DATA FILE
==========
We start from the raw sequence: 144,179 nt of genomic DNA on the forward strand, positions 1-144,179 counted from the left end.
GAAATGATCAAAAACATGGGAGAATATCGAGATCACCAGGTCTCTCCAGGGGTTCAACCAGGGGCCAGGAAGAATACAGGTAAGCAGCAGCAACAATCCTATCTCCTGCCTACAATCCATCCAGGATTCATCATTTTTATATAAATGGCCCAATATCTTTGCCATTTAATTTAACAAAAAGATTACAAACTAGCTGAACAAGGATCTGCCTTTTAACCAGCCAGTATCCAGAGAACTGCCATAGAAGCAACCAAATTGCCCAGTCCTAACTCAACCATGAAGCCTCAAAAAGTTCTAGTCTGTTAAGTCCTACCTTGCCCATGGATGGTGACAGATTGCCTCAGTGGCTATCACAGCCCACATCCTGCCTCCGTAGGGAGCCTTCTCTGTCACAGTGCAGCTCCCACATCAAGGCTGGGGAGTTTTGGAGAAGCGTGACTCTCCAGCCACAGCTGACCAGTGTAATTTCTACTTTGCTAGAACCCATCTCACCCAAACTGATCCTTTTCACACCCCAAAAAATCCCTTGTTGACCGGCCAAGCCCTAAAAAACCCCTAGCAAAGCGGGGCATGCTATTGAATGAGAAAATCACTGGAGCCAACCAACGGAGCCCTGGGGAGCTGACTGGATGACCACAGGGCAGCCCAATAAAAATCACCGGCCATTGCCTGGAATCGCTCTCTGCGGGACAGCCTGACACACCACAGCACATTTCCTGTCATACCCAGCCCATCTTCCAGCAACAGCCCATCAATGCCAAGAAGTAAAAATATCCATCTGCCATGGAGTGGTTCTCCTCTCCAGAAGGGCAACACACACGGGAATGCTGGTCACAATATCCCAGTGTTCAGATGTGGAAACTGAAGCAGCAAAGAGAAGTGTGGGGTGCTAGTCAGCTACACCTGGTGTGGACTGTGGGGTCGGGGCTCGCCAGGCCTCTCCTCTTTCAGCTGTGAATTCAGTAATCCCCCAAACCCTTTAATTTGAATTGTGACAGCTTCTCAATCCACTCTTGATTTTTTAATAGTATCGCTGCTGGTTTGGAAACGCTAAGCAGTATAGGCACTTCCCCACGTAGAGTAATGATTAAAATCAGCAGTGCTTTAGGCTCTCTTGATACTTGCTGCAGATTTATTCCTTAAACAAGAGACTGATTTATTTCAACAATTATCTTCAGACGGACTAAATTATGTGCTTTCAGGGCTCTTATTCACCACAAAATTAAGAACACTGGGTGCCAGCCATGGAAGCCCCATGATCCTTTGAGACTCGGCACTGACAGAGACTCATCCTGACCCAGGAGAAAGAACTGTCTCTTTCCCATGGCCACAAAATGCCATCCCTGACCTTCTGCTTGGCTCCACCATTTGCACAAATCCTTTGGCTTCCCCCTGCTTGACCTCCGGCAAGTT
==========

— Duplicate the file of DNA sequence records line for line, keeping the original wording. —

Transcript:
We start from the raw sequence: 144,179 nt of genomic DNA on the forward strand, positions 1-144,179 counted from the left end.
GAAATGATCAAAAACATGGGAGAATATCGAGATCACCAGGTCTCTCCAGGGGTTCAACCAGGGGCCAGGAAGAATACAGGTAAGCAGCAGCAACAATCCTATCTCCTGCCTACAATCCATCCAGGATTCATCATTTTTATATAAATGGCCCAATATCTTTGCCATTTAATTTAACAAAAAGATTACAAACTAGCTGAACAAGGATCTGCCTTTTAACCAGCCAGTATCCAGAGAACTGCCATAGAAGCAACCAAATTGCCCAGTCCTAACTCAACCATGAAGCCTCAAAAAGTTCTAGTCTGTTAAGTCCTACCTTGCCCATGGATGGTGACAGATTGCCTCAGTGGCTATCACAGCCCACATCCTGCCTCCGTAGGGAGCCTTCTCTGTCACAGTGCAGCTCCCACATCAAGGCTGGGGAGTTTTGGAGAAGCGTGACTCTCCAGCCACAGCTGACCAGTGTAATTTCTACTTTGCTAGAACCCATCTCACCCAAACTGATCCTTTTCACACCCCAAAAAATCCCTTGTTGACCGGCCAAGCCCTAAAAAACCCCTAGCAAAGCGGGGCATGCTATTGAATGAGAAAATCACTGGAGCCAACCAACGGAGCCCTGGGGAGCTGACTGGATGACCACAGGGCAGCCCAATAAAAATCACCGGCCATTGCCTGGAATCGCTCTCTGCGGGACAGCCTGACACACCACAGCACATTTCCTGTCATACCCAGCCCATCTTCCAGCAACAGCCCATCAATGCCAAGAAGTAAAAATATCCATCTGCCATGGAGTGGTTCTCCTCTCCAGAAGGGCAACACACACGGGAATGCTGGTCACAATATCCCAGTGTTCAGATGTGGAAACTGAAGCAGCAAAGAGAAGTGTGGGGTGCTAGTCAGCTACACCTGGTGTGGACTGTGGGGTCGGGGCTCGCCAGGCCTCTCCTCTTTCAGCTGTGAATTCAGTAATCCCCCAAACCCTTTAATTTGAATTGTGACAGCTTCTCAATCCACTCTTGATTTTTTAATAGTATCGCTGCTGGTTTGGAAACGCTAAGCAGTATAGGCACTTCCCCACGTAGAGTAATGATTAAAATCAGCAGTGCTTTAGGCTCTCTTGATACTTGCTGCAGATTTATTCCTTAAACAAGAGACTGATTTATTTCAACAATTATCTTCAGACGGACTAAATTATGTGCTTTCAGGGCTCTTATTCACCACAAAATTAAGAACACTGGGTGCCAGCCATGGAAGCCCCATGATCCTTTGAGACTCGGCACTGACAGAGACTCATCCTGACCCAGGAGAAAGAACTGTCTCTTTCCCATGGCCACAAAATGCCATCCCTGACCTTCTGCTTGGCTCCACCATTTGCACAAATCCTTTGGCTTCCCCCTGCTTGACCTCCGGCAAGTT